The head model is a little derptastic (they were probably better off displaying it separately, as they used to), and there's something off about that right forelimb (that one's for the nitpickers), but you can't go far wrong with a T. rex mount. The animal's just too awesome.
Directly in front of Staniel stands an Iguanodon bernissartensis cast in a classic Dollo-style 'kangaroo' pose. Much to the museum's credit, a nearby sign points out how this posture would be quite impossible for the living animal, even including a diagram with a dirty great arrow indicating where the tail has been broken.
Surrounding this enormous pair are the assorted remains, safely ensconced within glass cabinets, of British dinosaurs and others of particular historic interest. It's here you'll find Cetiosaurus, Eustreptospondylus and Megalosaurus, alongside the British "Camptosaurus" (Cumnoria) and more Iguanodon. It's a fascinating glimpse into the earliest days of palaeontology, and a wonderful opportunity to look at animals that are seldom seen in museums.
The Eustreptospondylus mount (a juvenile specimen) is accompanied by a model head, apparently fished out of the bins when Walking With Dinosaurs was completed.
The Cetiosaurus remains from Chipping Norton are helpfully labelled...
...While Megalosaurus jaw bits are assembled according to their positions in a (slightly speculative) restored skull. Just visible here is a reproduction of a restoration from 1854 (which the signage drily describes as a "slightly overweight quadruped"), which shows just how little they had to go on back then.
Cumnoria is yet another dinosaur with a tangled taxonomic history. In the museum it's labelled as "Camptosaurus" prestwichii, and (predictably) it was dumped into Iguanodon before that. The animal's lumping into Camptosaurus was accepted for decades, but recent studies have supported its generic separation.
Just around the way, there's a wonderful array of mounted skeletons and skulls from various Late Cretaceous North American dinosaurs, including Edmontosaurus, Triceratops, Pachycephalosaurus, a truly superb Struthiomimus, and Tyrannosaurus....er, again. Thanks to the lack of protective glass (for all but the T. rex skull cast), it's possible to poke one's camera lens into all sorts of improbable places (ooh er). If you enjoy inspecting every last minute little nodule on Pachycephalosaurus' preposterously adorned cranium, then you're in for a treat.
There's also this little fellow...why, it's Bambiraptor feinbergi! Or at least, that's how most of us know him - of course, the person who writes the signs at the OUMNH has taken it upon themselves to sink it into Velociraptor (nice 1990s-style illustration too). I believe it's known as 'doing a Paul'. It's a very minor nitpick, of course, but worth bringing up 'cos it's amusing, and also because I'm not aware of anyone else having proposed this lumping (but feel free to enlighten me if you have [And right away, someone did - see Alberta Claw's comment]).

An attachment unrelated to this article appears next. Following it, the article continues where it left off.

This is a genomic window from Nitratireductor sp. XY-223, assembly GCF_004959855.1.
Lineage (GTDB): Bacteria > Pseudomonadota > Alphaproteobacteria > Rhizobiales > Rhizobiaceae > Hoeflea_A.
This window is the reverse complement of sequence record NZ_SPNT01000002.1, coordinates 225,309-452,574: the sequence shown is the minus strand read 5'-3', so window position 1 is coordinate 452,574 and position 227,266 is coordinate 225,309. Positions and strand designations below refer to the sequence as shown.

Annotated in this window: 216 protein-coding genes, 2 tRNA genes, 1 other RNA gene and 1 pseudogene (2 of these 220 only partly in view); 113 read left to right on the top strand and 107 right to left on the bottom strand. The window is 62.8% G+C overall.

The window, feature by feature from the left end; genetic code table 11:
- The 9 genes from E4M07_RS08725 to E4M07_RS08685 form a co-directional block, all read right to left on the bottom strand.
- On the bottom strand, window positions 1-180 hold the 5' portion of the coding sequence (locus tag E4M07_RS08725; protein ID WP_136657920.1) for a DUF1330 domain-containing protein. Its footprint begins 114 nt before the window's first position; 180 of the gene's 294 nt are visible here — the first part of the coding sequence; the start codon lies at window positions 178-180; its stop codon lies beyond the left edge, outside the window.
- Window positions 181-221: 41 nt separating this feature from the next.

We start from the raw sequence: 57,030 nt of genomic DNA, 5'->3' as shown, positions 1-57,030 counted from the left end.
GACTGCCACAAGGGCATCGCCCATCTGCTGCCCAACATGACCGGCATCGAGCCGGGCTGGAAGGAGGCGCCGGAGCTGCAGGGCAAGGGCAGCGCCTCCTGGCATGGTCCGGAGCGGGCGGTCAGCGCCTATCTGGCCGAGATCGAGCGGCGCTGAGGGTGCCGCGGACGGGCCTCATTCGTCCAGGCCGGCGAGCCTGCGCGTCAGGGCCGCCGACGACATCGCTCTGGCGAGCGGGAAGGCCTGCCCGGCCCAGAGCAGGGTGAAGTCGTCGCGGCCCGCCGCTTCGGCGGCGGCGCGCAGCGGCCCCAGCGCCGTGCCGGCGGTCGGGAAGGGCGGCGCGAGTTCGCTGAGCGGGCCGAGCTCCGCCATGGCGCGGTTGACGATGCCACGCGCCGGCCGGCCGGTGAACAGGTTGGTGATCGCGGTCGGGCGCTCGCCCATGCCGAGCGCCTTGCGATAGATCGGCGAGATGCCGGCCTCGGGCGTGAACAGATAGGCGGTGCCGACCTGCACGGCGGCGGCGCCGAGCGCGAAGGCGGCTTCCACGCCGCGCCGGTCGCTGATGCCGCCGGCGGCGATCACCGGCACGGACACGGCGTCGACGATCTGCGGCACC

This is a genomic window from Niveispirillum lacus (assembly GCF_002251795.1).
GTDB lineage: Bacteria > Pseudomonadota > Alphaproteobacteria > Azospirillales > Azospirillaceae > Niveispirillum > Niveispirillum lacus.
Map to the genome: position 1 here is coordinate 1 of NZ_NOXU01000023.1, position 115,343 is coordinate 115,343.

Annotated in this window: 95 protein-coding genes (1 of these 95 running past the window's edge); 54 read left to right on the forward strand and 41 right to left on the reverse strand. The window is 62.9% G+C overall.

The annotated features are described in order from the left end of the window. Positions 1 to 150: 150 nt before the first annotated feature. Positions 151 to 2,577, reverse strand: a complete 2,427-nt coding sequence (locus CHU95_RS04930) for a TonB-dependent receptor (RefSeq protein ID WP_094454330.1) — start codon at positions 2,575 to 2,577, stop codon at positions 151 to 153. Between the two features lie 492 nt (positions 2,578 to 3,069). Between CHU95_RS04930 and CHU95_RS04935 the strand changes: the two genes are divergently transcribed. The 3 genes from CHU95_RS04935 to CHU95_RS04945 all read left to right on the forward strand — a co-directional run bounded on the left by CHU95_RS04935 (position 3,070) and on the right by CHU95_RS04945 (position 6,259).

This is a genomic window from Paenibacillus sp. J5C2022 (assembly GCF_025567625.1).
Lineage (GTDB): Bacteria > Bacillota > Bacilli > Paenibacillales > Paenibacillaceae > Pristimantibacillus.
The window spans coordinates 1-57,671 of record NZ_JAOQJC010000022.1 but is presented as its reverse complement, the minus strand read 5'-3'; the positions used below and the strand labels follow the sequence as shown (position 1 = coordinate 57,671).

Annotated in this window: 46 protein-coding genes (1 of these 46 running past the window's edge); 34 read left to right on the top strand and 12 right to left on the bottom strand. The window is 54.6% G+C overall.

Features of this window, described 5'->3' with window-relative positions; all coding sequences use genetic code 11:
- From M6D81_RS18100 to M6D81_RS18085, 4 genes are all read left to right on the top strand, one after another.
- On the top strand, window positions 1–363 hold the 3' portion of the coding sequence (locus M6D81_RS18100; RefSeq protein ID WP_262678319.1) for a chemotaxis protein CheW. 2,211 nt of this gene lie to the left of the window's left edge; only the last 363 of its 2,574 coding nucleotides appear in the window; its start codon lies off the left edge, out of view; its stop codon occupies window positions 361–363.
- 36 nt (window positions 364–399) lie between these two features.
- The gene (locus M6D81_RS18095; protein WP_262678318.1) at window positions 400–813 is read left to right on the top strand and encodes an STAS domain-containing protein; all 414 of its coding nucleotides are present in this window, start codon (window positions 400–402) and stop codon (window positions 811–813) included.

Speaking of, er, maniraptors, Archaeopteryx gets the life restoration treatment too, and just for a change the model's actually very good, rather than being a hideous lizardy freak with miniature hands. There's also an excellent cast, of course. Compsognathus gets a similar deal, and the model's very lovely, although advances in palaeontology have dated it a little more. Nevertheless, it remains admirable for its high level of craftsmanship and stunning, intricate attention to detail.
On the other hand, it's pretty safe to say that Utahraptor didn't look like this. At all. Of course, this isn't entirely the model makers' fault - rumours abound that new(ish) material, yet to be published, indicates that this animal was a lot weirder than previously thought. Actually, I'd be very interested to learn where this model came from - it looks like it might be another Walking With Dinosaurs artefact (the 'raptors' in said show were also buck-ass nude), but the strangely allosaur-esque head and colour scheme don't seem like a good match. Any ideas?
I'd like to round things off - for the time being - on a pleasant note, so just take a good gander at this lovingly sculpted Iguanodon head (below and, if you squint a bit, above). It's a seriously impressive work of art and no mistake - the subtly rendered skin folds and bony nature of the face remind me a great deal of modern ungulates like horses and giraffes. Er, except for the beak. Entirely too rarely for palaeosculpture (if I may call it that), this has the appearance of a living animal rather than a monster or an inert, clinical restoration. Just excellent.
That'll be all for now, but there's far too much great stuff in the OUMNH to contain in a solitary post, no matter how photo-laden. We will return!